The European Union is actively probing Facebook’s Libra digital currency project for competition law violations, mainstream media report.
Facebook’s Libra Has ‘Potential Anti-Competitive Behavior’
According to Bloomberg, which cited official correspondence August 20, the European Commission is quizzing Libra participants via a dedicated questionnaire.
The document originally appeared earlier this month, and forms Libra’s latest scrutiny by international regulators.
The focus of the enquiries is “investigating potential anti-competitive behavior,” Bloomberg quoted officials are stating. In particular, it is Facebook’s spin-off in charge of administering Libra, the Libra Association, which now lies in the spotlight.
According to Bloomberg, the EU is “concerned about how Libra may create ‘possible competition restrictions’ on the information that will be exchanged and the use of consumer data.”
As Bitcoinist reported, Libra became a headache for authorities worldwide almost as soon as its whitepaper went live. With some of the world’s biggest finance names involved, concerns about data privacy and the power to control a user’s economic power continue to surface.
The US held dedicated hearings into Libra and cryptocurrency more generally in July, while China has even prepared its own state-backed digital currency in response.
The EU probe further involves the wider crypto sphere, the Commission adding it was “monitoring market developments in the area of crypto assets and payment services, including Libra and its development.”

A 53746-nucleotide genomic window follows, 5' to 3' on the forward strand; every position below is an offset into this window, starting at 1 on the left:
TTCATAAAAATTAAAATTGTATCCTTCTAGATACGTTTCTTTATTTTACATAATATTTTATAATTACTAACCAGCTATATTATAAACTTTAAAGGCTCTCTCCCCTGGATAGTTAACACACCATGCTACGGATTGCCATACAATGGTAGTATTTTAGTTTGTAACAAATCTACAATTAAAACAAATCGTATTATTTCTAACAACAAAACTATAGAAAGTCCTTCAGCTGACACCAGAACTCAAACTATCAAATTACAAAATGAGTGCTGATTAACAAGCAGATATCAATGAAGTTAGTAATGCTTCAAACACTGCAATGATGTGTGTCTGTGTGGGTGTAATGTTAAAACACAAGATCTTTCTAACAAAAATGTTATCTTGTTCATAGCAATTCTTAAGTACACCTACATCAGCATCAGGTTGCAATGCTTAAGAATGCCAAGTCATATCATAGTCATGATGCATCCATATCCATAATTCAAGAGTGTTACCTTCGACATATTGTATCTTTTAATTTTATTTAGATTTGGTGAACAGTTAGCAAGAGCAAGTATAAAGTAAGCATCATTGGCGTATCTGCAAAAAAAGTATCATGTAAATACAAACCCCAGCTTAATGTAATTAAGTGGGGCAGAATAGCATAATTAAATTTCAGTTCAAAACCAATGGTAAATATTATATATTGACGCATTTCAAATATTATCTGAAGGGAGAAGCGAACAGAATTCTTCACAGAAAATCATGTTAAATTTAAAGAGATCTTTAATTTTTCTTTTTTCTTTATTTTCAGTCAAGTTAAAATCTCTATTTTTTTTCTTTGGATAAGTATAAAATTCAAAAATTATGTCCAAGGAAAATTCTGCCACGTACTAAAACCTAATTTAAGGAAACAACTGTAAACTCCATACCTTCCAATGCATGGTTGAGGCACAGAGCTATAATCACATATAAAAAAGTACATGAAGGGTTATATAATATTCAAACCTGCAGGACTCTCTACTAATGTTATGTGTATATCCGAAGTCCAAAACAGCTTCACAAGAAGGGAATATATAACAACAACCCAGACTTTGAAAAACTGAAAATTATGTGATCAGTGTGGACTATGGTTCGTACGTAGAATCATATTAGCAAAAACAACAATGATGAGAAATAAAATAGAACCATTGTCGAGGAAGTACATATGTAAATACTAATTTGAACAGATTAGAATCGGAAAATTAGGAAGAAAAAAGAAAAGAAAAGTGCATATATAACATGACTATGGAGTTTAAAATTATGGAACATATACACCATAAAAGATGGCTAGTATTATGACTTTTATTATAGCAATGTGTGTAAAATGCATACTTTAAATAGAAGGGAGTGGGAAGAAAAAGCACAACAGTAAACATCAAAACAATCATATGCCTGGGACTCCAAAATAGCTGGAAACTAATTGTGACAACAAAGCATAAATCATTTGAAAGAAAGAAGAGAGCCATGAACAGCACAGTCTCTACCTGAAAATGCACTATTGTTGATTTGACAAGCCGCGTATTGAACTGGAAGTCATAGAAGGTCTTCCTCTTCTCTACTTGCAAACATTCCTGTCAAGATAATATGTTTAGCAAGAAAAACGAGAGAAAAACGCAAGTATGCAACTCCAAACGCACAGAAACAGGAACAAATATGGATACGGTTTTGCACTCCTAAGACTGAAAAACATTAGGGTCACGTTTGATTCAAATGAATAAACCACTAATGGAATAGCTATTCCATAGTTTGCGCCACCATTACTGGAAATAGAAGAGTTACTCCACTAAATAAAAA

WhatsApp Eyes Indonesia For New Mobile Payments
Facebook has promised to contend with the worries of regulators regarding Libra, while sources have acknowledged it may never launch at all.
Given the company’s user data handling record, one Bloomberg correspondent said commenting the EU move, it could be next to impossible for it to gain a significant foothold in the payments space.
That said, Facebook-owned WhatsApp is already preparing to debut payments for users in Indonesia. Reportedly in talks with various digital payments operators, Reuters stated Tuesday, the instant messenger wants to offer its users mobile payments.
Local regulations mean that WhatsApp will not offer P2P payments itself, the publication added, while a full payment offering for the Indian market also awaits permission to launch.
The plans do not make explicit references to Libra, which Facebook previously said would involve its subsidiaries including WhatsApp and Instagram in future.
As Bitcoinist reported, for its part, India is currently on course to ban cryptocurrency altogether, unless a token falls within parameters under discussion among authorities.
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